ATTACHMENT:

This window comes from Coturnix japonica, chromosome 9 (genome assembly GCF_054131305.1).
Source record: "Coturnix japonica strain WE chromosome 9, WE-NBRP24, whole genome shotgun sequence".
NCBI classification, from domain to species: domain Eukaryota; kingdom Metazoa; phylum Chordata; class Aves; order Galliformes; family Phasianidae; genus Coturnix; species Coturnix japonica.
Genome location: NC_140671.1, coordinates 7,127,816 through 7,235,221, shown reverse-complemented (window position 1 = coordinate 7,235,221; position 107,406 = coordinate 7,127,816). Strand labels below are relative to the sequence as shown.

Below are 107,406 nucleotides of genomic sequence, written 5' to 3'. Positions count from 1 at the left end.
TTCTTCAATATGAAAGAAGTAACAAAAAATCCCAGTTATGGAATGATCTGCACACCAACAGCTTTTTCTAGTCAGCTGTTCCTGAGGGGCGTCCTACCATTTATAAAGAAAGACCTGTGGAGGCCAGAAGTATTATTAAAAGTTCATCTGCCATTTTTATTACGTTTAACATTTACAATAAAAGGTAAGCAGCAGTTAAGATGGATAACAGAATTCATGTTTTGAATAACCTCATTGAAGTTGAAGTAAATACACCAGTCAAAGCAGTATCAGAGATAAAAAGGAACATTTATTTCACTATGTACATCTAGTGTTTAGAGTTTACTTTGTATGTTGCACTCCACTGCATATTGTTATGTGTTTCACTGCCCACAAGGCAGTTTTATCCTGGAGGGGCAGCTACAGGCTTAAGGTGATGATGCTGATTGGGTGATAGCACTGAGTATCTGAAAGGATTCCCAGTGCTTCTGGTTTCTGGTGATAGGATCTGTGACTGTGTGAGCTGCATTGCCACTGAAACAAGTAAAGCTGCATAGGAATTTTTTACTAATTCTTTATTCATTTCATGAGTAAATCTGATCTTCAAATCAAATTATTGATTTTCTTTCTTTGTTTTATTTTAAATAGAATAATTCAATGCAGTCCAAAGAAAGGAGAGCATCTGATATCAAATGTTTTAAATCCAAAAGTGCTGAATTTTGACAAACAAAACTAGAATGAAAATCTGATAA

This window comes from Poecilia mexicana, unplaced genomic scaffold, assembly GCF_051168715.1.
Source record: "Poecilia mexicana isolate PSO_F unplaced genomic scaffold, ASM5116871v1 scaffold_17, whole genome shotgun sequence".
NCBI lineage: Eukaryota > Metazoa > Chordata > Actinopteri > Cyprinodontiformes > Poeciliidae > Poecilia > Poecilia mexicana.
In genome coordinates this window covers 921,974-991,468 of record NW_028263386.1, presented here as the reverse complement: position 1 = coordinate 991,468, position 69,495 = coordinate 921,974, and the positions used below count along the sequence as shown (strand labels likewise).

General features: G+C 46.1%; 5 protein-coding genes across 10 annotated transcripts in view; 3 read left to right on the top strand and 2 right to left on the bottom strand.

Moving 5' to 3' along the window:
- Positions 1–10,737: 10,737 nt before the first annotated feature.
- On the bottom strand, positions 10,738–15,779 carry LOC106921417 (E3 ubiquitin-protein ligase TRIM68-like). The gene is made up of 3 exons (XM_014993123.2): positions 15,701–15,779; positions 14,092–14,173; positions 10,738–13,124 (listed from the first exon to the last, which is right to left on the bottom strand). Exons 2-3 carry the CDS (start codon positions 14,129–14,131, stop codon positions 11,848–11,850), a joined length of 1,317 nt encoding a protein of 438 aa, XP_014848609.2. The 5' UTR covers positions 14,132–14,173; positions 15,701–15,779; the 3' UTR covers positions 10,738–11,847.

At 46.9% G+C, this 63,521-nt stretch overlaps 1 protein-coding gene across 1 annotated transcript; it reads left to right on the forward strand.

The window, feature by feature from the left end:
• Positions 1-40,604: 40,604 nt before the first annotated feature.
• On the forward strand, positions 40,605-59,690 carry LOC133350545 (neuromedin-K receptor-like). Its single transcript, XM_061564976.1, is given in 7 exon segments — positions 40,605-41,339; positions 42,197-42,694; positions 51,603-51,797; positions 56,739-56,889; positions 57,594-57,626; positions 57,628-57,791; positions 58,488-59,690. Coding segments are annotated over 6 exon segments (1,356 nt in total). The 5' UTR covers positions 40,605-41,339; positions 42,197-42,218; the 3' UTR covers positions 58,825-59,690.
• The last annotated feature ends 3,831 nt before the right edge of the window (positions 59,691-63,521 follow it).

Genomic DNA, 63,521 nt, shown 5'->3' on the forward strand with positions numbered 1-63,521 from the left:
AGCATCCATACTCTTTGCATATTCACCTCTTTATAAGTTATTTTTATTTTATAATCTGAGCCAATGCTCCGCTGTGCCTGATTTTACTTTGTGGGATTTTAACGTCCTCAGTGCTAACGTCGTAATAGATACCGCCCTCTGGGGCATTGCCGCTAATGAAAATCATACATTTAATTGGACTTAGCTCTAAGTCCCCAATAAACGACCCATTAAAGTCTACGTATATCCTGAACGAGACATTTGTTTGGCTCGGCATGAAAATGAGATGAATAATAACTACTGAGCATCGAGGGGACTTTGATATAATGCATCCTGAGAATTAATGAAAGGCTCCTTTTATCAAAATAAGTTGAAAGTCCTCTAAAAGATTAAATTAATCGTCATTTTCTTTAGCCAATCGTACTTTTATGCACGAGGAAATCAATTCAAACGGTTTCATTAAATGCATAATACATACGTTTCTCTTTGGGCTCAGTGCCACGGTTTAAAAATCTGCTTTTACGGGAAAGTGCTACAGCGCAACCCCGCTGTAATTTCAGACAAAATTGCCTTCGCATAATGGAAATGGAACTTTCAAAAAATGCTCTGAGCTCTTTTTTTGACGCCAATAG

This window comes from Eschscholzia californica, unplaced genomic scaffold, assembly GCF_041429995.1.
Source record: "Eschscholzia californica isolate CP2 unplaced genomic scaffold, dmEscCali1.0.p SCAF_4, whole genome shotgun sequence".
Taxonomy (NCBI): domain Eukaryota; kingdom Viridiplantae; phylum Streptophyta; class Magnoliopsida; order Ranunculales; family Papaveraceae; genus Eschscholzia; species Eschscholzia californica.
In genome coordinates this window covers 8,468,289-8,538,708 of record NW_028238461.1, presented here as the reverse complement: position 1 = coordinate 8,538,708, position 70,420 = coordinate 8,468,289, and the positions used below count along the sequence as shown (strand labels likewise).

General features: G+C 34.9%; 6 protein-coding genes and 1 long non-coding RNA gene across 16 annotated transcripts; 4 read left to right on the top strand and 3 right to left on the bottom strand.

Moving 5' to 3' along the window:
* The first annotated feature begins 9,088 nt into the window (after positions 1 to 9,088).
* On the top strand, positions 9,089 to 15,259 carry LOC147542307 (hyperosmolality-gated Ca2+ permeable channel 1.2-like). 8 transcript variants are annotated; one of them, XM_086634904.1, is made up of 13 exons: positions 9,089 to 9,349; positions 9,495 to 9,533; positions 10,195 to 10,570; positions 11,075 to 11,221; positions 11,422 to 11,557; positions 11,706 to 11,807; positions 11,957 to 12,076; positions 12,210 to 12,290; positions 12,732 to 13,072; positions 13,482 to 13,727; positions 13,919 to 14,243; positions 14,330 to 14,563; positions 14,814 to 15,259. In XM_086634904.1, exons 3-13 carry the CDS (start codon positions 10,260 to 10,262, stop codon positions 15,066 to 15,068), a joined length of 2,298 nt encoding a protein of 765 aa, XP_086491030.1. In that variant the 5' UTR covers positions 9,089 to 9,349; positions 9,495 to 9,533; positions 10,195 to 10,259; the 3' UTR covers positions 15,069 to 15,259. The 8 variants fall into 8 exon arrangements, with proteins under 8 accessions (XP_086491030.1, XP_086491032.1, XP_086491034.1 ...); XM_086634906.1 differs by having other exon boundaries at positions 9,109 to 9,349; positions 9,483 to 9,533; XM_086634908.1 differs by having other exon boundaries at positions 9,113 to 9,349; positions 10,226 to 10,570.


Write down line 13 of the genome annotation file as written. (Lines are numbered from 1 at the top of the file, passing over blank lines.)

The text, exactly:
- Positions 1–10,737: 10,737 nt before the first annotated feature.